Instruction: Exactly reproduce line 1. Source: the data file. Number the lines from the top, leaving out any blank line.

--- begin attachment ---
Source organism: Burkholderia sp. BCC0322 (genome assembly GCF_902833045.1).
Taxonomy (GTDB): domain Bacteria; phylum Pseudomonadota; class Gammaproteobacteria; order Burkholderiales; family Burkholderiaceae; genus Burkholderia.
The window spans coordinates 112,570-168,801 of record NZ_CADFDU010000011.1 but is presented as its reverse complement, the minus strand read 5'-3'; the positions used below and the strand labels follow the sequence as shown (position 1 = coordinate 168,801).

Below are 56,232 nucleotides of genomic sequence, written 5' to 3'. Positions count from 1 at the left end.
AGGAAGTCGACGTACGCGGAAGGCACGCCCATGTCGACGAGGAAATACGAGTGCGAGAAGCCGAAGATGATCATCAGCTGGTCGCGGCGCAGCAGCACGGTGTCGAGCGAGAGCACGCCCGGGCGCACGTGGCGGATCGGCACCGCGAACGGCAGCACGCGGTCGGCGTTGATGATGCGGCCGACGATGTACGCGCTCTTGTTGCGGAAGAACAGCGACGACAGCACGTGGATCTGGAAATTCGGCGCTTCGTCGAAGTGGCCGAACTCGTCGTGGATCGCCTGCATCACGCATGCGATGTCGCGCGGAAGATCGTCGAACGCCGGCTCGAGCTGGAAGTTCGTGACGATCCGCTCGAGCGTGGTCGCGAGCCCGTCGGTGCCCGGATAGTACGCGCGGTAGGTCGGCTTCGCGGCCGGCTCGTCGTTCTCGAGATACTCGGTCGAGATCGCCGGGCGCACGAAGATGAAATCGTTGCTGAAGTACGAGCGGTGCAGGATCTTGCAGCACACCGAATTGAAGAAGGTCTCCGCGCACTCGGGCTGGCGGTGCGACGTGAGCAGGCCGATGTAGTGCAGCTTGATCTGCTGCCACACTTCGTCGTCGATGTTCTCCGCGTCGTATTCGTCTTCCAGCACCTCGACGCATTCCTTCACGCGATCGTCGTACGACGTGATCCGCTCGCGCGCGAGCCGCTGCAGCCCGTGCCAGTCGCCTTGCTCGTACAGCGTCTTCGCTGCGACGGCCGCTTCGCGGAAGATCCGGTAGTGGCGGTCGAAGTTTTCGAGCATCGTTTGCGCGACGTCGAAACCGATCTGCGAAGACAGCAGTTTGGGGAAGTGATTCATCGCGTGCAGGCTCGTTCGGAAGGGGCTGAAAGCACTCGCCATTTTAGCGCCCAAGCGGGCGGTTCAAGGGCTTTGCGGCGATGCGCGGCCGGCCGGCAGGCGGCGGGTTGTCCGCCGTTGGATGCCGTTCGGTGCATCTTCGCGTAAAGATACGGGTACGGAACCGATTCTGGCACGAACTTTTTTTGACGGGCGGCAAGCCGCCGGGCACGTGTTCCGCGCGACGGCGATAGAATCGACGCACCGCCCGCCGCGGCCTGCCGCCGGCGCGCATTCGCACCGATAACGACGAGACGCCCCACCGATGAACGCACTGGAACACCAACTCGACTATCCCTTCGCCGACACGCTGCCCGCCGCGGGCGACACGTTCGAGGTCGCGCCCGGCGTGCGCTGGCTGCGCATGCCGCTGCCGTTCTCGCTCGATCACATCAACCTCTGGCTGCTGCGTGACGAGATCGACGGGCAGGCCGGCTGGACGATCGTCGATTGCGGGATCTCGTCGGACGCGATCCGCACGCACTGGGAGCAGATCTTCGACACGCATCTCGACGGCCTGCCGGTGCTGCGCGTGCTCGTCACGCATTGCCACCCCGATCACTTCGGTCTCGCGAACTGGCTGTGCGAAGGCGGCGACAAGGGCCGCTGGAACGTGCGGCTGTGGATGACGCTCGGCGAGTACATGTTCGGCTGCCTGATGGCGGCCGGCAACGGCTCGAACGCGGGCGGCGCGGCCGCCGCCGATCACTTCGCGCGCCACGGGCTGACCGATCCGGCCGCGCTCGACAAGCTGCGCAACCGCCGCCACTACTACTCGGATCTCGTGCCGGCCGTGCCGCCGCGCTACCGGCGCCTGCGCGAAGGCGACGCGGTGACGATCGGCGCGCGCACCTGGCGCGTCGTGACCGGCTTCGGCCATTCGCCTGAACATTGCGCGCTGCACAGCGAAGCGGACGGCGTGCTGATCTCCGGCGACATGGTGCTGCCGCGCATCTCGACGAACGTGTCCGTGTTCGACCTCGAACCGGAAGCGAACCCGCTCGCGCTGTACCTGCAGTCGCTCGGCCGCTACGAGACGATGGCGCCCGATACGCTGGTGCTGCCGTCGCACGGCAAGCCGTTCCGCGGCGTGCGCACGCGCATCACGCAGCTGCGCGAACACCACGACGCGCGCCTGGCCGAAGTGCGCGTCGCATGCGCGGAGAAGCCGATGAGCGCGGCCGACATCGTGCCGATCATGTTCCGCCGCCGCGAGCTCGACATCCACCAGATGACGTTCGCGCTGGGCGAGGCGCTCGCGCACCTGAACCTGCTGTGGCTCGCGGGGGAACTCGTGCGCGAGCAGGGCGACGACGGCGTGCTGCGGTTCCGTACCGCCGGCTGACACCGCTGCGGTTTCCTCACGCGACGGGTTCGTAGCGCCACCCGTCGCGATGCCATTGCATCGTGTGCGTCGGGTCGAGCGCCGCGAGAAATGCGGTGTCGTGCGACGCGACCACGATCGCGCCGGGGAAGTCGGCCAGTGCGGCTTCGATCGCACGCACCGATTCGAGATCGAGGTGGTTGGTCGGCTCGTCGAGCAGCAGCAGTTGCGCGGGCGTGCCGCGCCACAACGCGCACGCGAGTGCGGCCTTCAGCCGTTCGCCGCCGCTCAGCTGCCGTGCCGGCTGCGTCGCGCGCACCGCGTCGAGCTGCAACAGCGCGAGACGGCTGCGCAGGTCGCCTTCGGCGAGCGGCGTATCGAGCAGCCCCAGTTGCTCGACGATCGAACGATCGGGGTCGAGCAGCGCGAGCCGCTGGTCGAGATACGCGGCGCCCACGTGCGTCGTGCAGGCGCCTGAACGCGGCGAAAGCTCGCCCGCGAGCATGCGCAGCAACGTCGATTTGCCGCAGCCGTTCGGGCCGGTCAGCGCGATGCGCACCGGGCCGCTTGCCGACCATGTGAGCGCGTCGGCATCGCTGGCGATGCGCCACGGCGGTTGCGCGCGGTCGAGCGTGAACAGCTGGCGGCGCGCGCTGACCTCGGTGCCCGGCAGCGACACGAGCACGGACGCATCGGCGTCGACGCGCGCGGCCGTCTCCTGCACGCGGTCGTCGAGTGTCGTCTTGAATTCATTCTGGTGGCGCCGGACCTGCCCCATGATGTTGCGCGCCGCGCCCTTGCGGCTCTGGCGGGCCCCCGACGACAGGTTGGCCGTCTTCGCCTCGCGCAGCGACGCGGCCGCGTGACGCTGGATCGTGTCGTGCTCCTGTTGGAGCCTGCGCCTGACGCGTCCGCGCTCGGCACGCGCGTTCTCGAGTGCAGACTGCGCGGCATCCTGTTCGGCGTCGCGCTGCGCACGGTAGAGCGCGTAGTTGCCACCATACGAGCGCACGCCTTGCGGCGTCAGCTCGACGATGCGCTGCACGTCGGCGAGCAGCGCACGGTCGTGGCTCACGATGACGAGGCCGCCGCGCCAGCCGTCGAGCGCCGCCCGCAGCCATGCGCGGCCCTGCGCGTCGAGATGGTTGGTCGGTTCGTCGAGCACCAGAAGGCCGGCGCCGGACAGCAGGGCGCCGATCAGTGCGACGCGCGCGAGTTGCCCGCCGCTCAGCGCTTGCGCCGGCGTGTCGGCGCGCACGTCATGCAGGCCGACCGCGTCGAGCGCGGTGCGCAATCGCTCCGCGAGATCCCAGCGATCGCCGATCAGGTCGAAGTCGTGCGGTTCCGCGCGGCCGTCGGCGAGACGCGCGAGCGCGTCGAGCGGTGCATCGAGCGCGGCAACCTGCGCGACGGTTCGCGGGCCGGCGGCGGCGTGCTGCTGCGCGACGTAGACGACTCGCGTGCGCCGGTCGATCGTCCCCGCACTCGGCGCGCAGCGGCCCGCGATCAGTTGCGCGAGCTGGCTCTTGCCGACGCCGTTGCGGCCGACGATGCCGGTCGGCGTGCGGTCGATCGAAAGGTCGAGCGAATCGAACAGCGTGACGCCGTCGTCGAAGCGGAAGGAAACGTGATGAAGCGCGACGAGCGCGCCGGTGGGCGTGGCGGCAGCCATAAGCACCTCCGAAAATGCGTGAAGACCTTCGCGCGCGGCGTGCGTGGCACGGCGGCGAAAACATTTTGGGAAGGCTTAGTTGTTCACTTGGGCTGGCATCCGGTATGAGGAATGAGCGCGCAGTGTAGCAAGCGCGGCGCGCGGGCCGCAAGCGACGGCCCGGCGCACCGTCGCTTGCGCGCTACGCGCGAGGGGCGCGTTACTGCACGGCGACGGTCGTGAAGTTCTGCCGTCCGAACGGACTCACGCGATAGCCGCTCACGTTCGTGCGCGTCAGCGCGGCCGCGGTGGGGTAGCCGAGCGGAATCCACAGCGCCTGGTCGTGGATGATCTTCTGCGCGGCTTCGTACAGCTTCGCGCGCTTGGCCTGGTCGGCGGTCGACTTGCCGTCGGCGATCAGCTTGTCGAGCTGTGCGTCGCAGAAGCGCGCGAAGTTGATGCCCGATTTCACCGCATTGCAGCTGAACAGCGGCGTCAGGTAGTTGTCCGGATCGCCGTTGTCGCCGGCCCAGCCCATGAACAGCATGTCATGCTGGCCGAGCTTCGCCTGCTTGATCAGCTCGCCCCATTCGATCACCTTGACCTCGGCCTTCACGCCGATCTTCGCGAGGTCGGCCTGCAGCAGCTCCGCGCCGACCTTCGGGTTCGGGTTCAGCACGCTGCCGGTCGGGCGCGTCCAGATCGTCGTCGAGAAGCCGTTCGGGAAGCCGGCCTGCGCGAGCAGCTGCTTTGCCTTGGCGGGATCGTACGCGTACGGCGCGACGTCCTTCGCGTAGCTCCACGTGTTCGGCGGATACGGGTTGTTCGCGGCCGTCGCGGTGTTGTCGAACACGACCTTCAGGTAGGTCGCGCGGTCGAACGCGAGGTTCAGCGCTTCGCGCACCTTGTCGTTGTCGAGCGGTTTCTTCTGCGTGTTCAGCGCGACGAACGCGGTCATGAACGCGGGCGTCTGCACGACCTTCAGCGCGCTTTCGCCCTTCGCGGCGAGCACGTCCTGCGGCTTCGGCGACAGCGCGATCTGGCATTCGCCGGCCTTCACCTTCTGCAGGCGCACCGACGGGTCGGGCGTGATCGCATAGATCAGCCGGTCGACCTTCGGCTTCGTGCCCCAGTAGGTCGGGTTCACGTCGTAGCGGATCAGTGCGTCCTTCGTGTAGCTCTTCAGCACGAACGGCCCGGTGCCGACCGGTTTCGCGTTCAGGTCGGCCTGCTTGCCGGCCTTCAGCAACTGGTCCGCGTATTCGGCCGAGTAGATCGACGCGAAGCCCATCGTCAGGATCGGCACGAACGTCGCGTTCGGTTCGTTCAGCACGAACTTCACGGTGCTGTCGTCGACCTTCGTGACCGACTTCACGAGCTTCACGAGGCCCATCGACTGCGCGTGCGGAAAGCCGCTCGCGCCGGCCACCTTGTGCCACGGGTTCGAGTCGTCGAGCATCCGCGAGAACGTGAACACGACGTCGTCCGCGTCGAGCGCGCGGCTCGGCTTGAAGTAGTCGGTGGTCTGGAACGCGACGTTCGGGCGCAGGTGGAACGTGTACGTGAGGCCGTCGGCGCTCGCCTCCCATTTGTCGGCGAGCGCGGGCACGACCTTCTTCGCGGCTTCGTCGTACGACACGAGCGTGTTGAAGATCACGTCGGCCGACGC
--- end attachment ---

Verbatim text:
Source organism: Burkholderia sp. BCC0322 (genome assembly GCF_902833045.1).